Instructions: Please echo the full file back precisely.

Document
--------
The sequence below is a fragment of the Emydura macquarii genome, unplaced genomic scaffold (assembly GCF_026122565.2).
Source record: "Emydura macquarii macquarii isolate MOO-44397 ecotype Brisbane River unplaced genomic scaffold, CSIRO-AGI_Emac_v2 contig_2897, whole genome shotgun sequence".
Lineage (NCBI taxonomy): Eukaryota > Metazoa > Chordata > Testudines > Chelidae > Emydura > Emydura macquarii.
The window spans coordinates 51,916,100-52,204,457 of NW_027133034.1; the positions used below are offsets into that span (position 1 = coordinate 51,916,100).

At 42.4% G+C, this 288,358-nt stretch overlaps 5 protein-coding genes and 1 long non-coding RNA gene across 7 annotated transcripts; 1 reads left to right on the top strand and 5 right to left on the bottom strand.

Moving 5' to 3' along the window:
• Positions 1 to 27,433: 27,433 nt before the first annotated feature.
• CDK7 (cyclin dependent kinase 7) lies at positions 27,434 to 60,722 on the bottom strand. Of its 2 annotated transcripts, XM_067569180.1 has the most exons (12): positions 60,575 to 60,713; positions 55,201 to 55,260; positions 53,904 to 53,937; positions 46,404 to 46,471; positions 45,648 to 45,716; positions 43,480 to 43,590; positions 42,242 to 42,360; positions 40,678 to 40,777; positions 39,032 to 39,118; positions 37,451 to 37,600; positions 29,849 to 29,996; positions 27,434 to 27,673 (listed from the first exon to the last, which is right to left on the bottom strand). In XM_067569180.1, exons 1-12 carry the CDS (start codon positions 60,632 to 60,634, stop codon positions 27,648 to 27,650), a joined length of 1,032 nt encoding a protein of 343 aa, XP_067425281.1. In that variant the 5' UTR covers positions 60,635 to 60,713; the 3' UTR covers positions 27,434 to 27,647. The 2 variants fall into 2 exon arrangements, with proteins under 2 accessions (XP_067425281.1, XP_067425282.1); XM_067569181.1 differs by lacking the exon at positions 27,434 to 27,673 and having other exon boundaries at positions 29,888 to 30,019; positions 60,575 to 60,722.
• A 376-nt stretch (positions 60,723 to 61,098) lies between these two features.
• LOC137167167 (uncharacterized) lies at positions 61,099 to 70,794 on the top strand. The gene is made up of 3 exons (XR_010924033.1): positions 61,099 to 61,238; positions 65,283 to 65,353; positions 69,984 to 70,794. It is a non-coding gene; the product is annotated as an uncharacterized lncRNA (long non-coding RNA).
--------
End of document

The sequence below is a fragment of the Emydura macquarii genome, unplaced genomic scaffold (assembly GCF_026122565.2).
Source record: "Emydura macquarii macquarii isolate MOO-44397 ecotype Brisbane River unplaced genomic scaffold, CSIRO-AGI_Emac_v2 contig_2897, whole genome shotgun sequence".
Lineage (NCBI taxonomy): Eukaryota > Metazoa > Chordata > Testudines > Chelidae > Emydura > Emydura macquarii.
The window spans coordinates 51,916,100-52,204,457 of NW_027133034.1; the positions used below are offsets into that span (position 1 = coordinate 51,916,100).

At 42.4% G+C, this 288,358-nt stretch overlaps 5 protein-coding genes and 1 long non-coding RNA gene across 7 annotated transcripts; 1 reads left to right on the top strand and 5 right to left on the bottom strand.

Moving 5' to 3' along the window:
• Positions 1 to 27,433: 27,433 nt before the first annotated feature.
• CDK7 (cyclin dependent kinase 7) lies at positions 27,434 to 60,722 on the bottom strand. Of its 2 annotated transcripts, XM_067569180.1 has the most exons (12): positions 60,575 to 60,713; positions 55,201 to 55,260; positions 53,904 to 53,937; positions 46,404 to 46,471; positions 45,648 to 45,716; positions 43,480 to 43,590; positions 42,242 to 42,360; positions 40,678 to 40,777; positions 39,032 to 39,118; positions 37,451 to 37,600; positions 29,849 to 29,996; positions 27,434 to 27,673 (listed from the first exon to the last, which is right to left on the bottom strand). In XM_067569180.1, exons 1-12 carry the CDS (start codon positions 60,632 to 60,634, stop codon positions 27,648 to 27,650), a joined length of 1,032 nt encoding a protein of 343 aa, XP_067425281.1. In that variant the 5' UTR covers positions 60,635 to 60,713; the 3' UTR covers positions 27,434 to 27,647. The 2 variants fall into 2 exon arrangements, with proteins under 2 accessions (XP_067425281.1, XP_067425282.1); XM_067569181.1 differs by lacking the exon at positions 27,434 to 27,673 and having other exon boundaries at positions 29,888 to 30,019; positions 60,575 to 60,722.
• A 376-nt stretch (positions 60,723 to 61,098) lies between these two features.
• LOC137167167 (uncharacterized) lies at positions 61,099 to 70,794 on the top strand. The gene is made up of 3 exons (XR_010924033.1): positions 61,099 to 61,238; positions 65,283 to 65,353; positions 69,984 to 70,794. It is a non-coding gene; the product is annotated as an uncharacterized lncRNA (long non-coding RNA).